Handel was the greatest cosmopolitan of the age: a German composer, living in London, writing Italian operas. Of course he also wrote a good deal more, such as the oratorios in English which became his stock-in-trade when the Italian opera went out of fashion. He was an immensely practical musician, who made his way by collaborating with the best artists of the day and working at the highest levels of performance, creating the music the audience wanted, having already made a strong impression on the direction of public taste.
Alongside the Brandenburg Concertos of Bach, Handel's Opus 6 concerto grossi form the summit of baroque orchestral music. They came into being in a manner typical of Handel's career. When the concerti of the Italian ex-patriot Bononcini became all the rage in London, Handel's publisher, John Walsh, suggested to the great man that he might compose something along similar lines. He duly obliged, and six weeks later he completed these twelve concertos.
The twelve concertos are essentially string music, with keyboard continuo and in some editions the option of oboe parts also, which are not employed here. Handel's formula is closest to the model of the concerto da chiesa established by Corelli a generation before, with the alternation of quicker and slower identities, and with a concertino group of two violins and cello set against the ensemble. However, in great music such as this it is dangerous to be too prescriptive in one's descriptions, since there are so many varieties and shadings.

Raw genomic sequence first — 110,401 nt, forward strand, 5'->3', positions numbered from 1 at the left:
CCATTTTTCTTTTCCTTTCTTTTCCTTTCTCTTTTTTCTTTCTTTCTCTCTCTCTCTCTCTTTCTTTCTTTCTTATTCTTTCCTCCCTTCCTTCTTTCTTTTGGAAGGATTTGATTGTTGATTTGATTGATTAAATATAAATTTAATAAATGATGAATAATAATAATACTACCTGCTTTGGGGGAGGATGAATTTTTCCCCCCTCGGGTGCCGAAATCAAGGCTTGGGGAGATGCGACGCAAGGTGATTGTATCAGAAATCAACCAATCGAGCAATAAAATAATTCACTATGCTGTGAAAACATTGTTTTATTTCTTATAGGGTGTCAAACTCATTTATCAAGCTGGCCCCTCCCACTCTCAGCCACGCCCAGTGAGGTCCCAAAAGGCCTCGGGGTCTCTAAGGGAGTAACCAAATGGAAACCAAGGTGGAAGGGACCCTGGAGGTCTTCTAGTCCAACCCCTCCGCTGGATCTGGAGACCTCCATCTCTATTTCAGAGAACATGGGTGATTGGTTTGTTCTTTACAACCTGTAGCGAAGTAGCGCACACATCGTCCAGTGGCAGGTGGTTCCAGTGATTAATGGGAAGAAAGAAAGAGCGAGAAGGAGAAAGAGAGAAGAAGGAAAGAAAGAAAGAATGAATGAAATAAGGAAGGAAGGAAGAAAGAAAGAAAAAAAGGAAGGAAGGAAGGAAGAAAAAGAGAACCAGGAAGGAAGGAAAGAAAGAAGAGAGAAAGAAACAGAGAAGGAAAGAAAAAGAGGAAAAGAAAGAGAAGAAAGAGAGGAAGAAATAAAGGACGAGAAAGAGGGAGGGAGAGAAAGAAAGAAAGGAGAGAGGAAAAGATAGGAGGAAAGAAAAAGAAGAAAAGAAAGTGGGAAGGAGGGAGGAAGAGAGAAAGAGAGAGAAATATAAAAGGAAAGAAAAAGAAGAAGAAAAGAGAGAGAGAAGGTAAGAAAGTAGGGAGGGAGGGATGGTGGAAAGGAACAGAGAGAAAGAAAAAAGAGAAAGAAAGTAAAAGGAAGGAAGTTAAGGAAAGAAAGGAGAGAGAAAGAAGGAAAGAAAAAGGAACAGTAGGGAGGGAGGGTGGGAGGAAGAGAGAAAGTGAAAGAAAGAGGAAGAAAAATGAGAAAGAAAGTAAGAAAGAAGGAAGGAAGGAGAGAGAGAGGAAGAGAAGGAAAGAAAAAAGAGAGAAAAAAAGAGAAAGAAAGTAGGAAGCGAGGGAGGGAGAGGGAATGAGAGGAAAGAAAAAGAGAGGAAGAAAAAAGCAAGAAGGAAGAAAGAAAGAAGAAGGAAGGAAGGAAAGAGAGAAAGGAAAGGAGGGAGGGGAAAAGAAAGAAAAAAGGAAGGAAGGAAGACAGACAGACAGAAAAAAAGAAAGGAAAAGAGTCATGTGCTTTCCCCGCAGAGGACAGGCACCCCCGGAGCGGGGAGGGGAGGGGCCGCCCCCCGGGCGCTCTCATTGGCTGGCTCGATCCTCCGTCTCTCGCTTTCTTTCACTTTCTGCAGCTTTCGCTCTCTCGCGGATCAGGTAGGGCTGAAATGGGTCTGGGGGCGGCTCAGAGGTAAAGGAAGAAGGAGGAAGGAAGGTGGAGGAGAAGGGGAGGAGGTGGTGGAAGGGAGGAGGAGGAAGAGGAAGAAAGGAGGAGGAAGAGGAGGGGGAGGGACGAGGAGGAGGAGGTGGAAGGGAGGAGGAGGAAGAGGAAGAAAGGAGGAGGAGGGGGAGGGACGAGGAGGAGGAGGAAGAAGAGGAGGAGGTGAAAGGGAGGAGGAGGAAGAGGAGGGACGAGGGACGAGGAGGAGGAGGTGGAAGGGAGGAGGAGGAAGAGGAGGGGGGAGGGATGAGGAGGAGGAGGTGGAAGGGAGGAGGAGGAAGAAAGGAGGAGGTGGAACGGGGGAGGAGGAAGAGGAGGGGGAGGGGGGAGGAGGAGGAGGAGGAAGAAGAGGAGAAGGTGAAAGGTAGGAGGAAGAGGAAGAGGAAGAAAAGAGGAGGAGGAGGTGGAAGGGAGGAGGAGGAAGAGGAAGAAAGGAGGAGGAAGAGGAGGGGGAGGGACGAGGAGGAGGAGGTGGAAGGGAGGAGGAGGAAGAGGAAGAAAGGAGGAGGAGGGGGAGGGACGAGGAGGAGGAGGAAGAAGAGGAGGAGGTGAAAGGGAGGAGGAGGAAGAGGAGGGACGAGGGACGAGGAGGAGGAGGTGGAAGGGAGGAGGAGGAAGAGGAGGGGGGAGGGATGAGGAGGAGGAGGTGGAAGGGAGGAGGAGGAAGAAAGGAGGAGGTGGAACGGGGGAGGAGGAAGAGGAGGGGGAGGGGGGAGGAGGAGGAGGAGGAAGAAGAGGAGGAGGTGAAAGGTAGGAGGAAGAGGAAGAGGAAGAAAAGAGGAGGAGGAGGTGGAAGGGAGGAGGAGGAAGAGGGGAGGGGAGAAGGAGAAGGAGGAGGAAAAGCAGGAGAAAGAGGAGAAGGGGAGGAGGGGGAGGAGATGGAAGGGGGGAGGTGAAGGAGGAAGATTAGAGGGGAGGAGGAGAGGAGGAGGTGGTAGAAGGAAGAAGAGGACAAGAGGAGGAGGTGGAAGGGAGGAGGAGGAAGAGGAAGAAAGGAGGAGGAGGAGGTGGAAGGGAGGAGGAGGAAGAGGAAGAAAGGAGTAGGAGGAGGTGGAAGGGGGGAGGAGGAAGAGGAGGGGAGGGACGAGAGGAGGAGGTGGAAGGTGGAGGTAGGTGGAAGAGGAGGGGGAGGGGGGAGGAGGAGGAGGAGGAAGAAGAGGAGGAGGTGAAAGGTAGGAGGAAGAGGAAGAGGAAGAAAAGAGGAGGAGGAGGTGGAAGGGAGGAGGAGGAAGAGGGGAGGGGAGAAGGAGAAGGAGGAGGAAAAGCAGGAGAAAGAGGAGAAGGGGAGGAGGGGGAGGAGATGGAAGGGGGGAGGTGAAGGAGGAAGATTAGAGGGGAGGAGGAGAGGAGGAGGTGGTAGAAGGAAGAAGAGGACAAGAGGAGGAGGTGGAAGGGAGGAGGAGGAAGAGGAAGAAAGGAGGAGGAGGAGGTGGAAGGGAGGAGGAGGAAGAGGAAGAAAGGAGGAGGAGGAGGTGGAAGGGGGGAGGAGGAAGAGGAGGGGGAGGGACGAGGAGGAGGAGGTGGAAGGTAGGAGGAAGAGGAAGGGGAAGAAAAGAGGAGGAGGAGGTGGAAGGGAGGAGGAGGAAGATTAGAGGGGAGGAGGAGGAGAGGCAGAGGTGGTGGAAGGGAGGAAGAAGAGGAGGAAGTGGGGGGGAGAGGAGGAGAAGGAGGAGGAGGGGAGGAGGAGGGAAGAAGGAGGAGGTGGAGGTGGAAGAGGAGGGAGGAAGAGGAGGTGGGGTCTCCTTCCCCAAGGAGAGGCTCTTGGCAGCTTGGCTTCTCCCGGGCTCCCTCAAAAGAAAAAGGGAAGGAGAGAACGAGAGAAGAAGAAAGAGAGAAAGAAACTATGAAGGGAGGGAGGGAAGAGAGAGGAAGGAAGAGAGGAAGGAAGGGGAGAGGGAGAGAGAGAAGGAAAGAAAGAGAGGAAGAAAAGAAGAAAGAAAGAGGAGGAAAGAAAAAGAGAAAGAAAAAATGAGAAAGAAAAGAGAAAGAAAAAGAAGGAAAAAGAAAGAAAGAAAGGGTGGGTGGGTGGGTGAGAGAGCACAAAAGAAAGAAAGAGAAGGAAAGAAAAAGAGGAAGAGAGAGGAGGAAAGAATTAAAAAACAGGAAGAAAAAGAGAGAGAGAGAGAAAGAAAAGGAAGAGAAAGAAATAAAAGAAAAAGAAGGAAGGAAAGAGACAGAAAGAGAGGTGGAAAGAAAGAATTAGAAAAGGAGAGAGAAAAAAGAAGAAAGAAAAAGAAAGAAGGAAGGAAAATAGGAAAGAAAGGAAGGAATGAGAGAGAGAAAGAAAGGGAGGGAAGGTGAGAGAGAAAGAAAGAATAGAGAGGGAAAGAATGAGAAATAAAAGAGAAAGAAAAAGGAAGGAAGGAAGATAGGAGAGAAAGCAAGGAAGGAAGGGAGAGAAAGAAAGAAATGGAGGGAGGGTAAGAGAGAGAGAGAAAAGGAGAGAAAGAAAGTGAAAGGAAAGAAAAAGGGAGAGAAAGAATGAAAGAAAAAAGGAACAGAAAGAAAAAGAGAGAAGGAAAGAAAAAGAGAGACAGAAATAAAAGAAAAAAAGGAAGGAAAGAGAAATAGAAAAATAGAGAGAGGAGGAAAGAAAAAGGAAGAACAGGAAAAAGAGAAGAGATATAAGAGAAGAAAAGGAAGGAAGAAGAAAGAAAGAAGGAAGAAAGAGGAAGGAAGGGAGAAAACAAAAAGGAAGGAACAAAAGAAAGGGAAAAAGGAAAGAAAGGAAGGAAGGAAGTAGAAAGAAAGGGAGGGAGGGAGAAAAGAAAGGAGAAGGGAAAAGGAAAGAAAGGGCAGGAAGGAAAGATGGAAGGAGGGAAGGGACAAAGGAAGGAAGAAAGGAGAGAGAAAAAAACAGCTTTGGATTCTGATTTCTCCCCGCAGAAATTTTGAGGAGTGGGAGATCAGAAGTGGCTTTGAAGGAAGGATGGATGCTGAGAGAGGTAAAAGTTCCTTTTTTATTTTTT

The concertos abound in wonderful subtleties and enjoy the highest levels of inspiration, and all twelve of them are thoroughly worthy of Handel's genius. So too these performances, which are beautifully recorded in a sympathetically ambient acoustic. At the asking price (bargain price) there is everything to gain and nothing to lose. For example, the relationship between the harpsichord continuo and the string body is just right in timbre and perspective; the keyboard instrument can clearly be heard without becoming too obtrusive.
The string sound is pleasing too, although the full tone of steel rather than gut strings will frustrate some purists. Details can always make their point within the texture, and the performances are nicely shaped and thoughtfully paced. That said, if there is a weakness it is towards indulgence of the moment at the expense of the line. The least satisfactory interpretation, to my ears at least, was that of arguably the greatest of the concertos, No. 12. The memorable and noble Larghetto Aria movement is taken so slowly, with limp rhythmic phrasing, that it seems shapeless.
Fortunately this lapse is the exception, and in many instances the tempi seem absolutely right. The two noble slow movements of Concerto No. 4 are most pleasing, for example, while the complex textures of the fugal developments are clear and at the same time exciting. The accompanying booklet is nicely produced if rather thin on content.